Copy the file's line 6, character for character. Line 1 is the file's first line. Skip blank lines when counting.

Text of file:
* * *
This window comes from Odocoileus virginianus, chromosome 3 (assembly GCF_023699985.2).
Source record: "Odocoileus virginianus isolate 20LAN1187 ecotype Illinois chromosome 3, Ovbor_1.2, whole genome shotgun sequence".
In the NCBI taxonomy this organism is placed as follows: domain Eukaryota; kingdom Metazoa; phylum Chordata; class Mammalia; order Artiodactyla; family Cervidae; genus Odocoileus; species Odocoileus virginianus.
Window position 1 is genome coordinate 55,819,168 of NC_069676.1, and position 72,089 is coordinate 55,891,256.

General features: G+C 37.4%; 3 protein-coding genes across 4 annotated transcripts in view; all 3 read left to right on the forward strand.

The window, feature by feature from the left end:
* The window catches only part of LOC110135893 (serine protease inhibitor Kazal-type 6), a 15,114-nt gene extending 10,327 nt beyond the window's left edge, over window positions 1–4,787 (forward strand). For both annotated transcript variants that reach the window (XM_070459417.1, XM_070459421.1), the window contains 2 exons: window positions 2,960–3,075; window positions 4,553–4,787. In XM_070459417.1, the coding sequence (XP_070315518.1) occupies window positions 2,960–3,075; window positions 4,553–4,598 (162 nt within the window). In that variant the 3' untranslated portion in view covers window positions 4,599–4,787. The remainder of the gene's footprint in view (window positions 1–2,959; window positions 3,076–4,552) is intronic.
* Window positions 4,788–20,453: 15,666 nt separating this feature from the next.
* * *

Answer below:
The window, feature by feature from the left end: